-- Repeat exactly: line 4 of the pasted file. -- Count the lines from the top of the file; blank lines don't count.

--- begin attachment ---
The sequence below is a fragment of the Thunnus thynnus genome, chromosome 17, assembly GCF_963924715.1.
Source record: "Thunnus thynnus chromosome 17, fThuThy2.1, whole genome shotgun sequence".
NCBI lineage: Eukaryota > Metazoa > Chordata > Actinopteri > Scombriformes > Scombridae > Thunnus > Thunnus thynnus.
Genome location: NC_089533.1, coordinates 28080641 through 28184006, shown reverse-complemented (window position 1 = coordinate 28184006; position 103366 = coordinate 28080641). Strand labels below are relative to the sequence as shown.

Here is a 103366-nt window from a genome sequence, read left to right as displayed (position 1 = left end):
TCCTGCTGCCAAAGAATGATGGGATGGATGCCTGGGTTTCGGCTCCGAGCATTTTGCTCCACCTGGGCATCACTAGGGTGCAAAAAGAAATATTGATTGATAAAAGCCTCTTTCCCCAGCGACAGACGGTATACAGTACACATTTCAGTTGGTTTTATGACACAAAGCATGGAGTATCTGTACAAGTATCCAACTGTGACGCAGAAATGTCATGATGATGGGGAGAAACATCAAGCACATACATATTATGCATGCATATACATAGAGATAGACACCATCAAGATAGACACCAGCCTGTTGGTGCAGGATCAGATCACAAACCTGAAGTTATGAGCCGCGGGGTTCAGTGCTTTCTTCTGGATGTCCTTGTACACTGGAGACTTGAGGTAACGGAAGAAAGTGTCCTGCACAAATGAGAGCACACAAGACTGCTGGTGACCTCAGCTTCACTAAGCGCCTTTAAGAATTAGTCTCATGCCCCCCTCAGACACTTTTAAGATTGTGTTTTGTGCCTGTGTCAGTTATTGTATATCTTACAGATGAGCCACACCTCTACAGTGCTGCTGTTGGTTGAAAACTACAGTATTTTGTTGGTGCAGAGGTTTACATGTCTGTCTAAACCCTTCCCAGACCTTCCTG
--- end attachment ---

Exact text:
Genome location: NC_089533.1, coordinates 28080641 through 28184006, shown reverse-complemented (window position 1 = coordinate 28184006; position 103366 = coordinate 28080641). Strand labels below are relative to the sequence as shown.